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WS 405

WS 405

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  • 1. Heterosexism
    Miranda Dube
  • 2. What is heterosexism?
    Heterosexism is the assumption that all people are heterosexual and that heterosexuality is superior and more desirable than homosexuality or bisexuality. It is the stigmatization, denial and/or denigration of anything non-heterosexual.
  • 3. What is the difference between heterosexism and homophobia?
    Heterosexism is the assumption that everyone and everything is heterosexual.
    Homophobia is the fear of homosexuality or homosexuals.
  • 4. Institutional Heterosexism…
  • 5. … in the family
    Only heterosexual couples can legally marry the person they love in most states.
    Custodial and adoption rights for children are denied to same-sex partners.
    Unless same-sex couples have wills, durable power of attorney and other legal protections they must pay for, their legal status as a couple may not be honored by family members who don’t approve of their relationship.
  • 6. …in education
    Gay, bisexual and lesbian issues are not included in school curricula.
    School social events are organized around assumptions of heterosexuality.
    Same-sex displays of affection in school are not tolerated.
  • 7. …in the workplace
    Though it is an accepted norm for heterosexuals to openly talk about their partner and children with colleagues or have pictures of spouse and children in the workplace, this norm does not extend to lesbian, gay or bisexual employees.
  • 8. …in the media
    Lesbian, gay, bisexual people are portrayed in movies, TV as child molesters, sad, sick, immature, sex obsessed, and sexual predators.
    Bisexual people are portrayed in the media as “fence-sitters” who can’t be trusted or sex-obsessed people who need multiple sex partners.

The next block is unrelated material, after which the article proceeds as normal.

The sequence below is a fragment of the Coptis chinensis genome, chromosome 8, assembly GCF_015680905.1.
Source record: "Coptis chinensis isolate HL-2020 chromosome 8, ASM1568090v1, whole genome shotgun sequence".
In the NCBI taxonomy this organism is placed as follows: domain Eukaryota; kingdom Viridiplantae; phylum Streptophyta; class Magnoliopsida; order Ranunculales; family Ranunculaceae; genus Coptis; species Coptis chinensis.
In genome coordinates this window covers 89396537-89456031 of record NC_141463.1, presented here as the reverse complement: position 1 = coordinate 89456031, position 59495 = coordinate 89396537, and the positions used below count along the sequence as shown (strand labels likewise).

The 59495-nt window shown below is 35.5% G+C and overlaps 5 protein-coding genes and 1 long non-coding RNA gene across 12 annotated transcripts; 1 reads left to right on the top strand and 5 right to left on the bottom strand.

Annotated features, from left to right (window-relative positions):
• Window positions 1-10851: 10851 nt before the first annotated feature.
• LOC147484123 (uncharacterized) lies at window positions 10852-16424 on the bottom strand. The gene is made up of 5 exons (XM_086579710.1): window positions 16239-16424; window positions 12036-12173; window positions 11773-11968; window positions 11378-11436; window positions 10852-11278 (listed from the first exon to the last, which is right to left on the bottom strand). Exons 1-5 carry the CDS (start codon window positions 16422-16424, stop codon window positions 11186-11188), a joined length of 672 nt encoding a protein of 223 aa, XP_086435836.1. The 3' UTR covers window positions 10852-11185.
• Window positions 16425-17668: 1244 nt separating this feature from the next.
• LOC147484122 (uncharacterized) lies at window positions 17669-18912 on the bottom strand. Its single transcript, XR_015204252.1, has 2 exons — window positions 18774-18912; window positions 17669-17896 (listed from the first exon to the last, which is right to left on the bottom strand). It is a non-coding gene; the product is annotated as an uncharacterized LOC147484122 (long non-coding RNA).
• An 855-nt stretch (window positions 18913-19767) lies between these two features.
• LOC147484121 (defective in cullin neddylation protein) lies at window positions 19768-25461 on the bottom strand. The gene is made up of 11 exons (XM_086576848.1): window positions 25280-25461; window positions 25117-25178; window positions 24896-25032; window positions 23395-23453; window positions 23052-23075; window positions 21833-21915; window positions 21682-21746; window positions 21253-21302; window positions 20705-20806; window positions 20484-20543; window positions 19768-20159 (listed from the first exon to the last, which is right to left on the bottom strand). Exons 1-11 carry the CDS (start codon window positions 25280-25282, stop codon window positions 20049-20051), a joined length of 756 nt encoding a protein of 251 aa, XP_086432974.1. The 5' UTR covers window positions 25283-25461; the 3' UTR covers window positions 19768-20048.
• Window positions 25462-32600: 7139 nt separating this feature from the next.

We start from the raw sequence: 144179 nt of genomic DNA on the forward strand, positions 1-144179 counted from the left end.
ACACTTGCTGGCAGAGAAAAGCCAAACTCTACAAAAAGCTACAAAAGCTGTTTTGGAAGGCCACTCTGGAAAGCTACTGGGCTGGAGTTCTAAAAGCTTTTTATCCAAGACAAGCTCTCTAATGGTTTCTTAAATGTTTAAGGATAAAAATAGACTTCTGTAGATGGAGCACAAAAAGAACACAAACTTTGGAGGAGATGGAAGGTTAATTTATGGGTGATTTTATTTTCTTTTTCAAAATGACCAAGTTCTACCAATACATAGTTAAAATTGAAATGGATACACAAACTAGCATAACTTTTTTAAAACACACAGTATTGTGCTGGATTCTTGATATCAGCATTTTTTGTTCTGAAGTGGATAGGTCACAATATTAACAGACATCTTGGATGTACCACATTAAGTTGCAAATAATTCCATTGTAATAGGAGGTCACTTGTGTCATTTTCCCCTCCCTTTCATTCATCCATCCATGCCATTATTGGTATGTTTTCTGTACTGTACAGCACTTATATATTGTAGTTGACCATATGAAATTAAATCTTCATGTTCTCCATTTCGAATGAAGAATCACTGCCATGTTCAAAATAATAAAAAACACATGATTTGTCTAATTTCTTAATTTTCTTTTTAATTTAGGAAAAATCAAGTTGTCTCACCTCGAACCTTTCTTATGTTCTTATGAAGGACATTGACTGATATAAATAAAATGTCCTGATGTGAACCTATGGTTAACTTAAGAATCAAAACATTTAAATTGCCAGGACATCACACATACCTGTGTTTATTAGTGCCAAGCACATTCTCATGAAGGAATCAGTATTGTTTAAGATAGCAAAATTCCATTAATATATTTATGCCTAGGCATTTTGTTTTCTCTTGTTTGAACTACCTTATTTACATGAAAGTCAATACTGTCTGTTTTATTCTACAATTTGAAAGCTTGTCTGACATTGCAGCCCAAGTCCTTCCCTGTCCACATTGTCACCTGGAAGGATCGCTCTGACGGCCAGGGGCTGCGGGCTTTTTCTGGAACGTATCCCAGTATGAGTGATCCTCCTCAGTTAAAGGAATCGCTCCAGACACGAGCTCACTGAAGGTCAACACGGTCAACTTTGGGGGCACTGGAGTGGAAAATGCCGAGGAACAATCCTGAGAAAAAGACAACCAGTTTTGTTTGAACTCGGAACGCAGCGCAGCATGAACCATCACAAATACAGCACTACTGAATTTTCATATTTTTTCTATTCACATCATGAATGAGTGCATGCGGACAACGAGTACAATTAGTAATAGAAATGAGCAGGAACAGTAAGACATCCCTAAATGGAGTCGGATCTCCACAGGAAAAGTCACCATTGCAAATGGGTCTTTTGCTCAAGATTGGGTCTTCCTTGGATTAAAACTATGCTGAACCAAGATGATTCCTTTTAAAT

• 9. Manifestations of heterosexism
  • 10. Over-sexualization
    Assuming that every same sex interaction is sexual, or potentially sexual.
    Avoiding touching or becoming close to GLBT people in fear they will take it the “wrong” way.
    Interpreting everything that GLBT people do in terms of their sexuality.
  • 11. Denying Significance-Personally
    The opposite of Over-sexualization by assuming that sexual orientation is not significant.
    Remarking, “It doesn’t matter to me that you’re gay.” Sexual identity is significant and should matter.
  • 12. Denying Significance- Politically
    Criticizing GLBT people for making an issue of their sexuality. Remarking things such as, “I don’t care what they do in bed, but don’t tell me about it.”
    Not understanding that heterosexuality is politically enforced by giving legal rights for marriage, finance and other such things, while legally denying homosexuals the right to marriage, housing, jobs, child custody, etc.
  • 13. Labeling Homosexuality, Bisexuality, or Transgender a problem
    Being in the mind that GLBT people want or need special treatment. Or believe they all need special treatment because of their sexual orientation.
    Believing that homosexuality, bisexuality or transgender can and should be cured.
  • 14. Making it Invisible
    Assuming that everyone is heterosexual until told else wise.
    Always asking women about boyfriend and men about girlfriends.
  • 15. Expecting to be Taught
    Putting the burden of responsibility for education and for working for change on the GLBT person.
    Forcing GLBT people to take all of the initiative in coming out.
    Not making openings to come out by acknowledging in conversations the possibility of non-heterosexual relations.
  • 16. Miss-Defining Homosexuality or Bisexuality
    Confusing bisexuality with non-monogomy; assuming that bisexuality means being involved simultaneously with both men and women.
    Mussing that lesbians hate men.
    Trying to help someone go “straight.”
    Thinking non-heterosexual orientation is a phase.
    Assuming lesbians and gay men’s sexual orientation is in reaction to a bad heterosexual experience.